Words by Catherine McLean

It has been over 150 years since Herman Melville wrote his illustrious novel in a single feverous winter, but Until Monstrous’ grueling stage adaptation of Moby Dick proves that it is an outstanding piece of Western literature.

Showing at the University of Melbourne’s intimate Guild Theatre for one week only, this mammoth stage adaptation of the legendary voyage of the Pequod is terrifying, deeply moving and darkly humorous. The Pequod is led on a mission of revenge by (a rather imposing and tyrannical) Captain Ahab, fuelled by a maddened and monomaniacal desire to kill the ferocious and enigmatic white whale, Moby Dick – the whale that severed Captain Ahab’s leg at the knee off the coast of Japan.

Spectators must appreciate Until Monstrous’ ambition in this adaptation. Adapting a 900-page novel of Shakespearean proportion is no easy feat. Due to the content and lyricism of the novel, the story of Moby Dick does not transfer easily to the stage… getting a real, live whale on stage might have proved difficult.

The set, props and costuming were impressive considering how difficult it must be to effectively pull off a whaling ship at high seas on a small stage. Working with a chilling score and lighting effects, Moby Dick: Show Thyself transported the audience to the gory reality of a 19th century whaling ship. At times, I even felt a bit seasick! And I really loved the use of (presumably fake) whale guts.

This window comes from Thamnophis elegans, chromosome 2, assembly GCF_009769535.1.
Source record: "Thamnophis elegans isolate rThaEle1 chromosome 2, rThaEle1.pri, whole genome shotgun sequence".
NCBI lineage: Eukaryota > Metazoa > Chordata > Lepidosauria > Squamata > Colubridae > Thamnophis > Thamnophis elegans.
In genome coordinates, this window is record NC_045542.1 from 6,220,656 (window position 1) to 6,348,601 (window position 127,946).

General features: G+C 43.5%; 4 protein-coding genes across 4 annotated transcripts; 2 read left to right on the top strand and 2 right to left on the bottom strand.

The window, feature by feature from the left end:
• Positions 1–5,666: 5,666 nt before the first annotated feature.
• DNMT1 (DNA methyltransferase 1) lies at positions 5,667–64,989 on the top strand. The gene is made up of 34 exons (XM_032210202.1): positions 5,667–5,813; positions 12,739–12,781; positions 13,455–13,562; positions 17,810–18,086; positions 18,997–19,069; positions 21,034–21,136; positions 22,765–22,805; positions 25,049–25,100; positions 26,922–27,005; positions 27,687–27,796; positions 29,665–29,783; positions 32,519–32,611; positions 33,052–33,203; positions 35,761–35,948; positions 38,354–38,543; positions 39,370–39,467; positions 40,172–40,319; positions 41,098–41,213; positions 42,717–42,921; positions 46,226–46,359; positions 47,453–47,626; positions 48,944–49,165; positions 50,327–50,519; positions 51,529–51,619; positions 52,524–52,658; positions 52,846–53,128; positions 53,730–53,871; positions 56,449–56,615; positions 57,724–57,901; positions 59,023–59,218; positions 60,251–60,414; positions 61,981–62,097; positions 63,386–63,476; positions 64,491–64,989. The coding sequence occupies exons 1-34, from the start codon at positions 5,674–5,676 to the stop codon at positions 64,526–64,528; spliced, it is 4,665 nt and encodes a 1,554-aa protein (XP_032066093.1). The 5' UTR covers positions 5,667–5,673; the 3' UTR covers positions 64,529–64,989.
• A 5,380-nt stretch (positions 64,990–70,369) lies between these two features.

Overall, the casting was very well done. I particularly enjoyed the portrayal of Stubb, the Pequod’s second mate. As a happy-go-lucky, spritely figure, he adds some comic relief to the otherwise deeply tragic and terrifying world of Moby Dick. At one point in the play, the ship’s crew is battling against a raging typhoon and Stubb is happily walking around the deck, chatting to the crew as though nothing is happening… I just could not stop giggling to myself.

Ishmael, the character who narrates the novel, was also very striking. The actor’s small physique really complimented the imposing stature of Captain Ahab and the master-servant dynamic of Melville’s work. My only complaint was that at times, Ishmael lacked volume, making it hard to hear some of the dialogue and soliloquies which made it difficult to follow Ishmael’s extremely important role in the play.

That aside, this adaptation certainly stayed as true to the novel as possible.  This does, however, extend the time to almost three hours of high tragedy and drama. Let this be a word of warning that this adaptation is more of a grueling emotional experience than a leisurely night at the theatre.

The debut of Until Monstrous’ adaptation of Moby Dick: Show Thyself could not have been timelier. Following the United Nations decision to make it illegal for Japanese whaling ships to do “scientific research,” Moby Dick: Show Thyself is a terrifying reminder of the gory reality of the whaling business and the violence, revenge, monomania and madness conjured up by the high seas.

Tickets are still available for Moby Dick: Show Thyself for Friday 4 April and Saturday 5 April.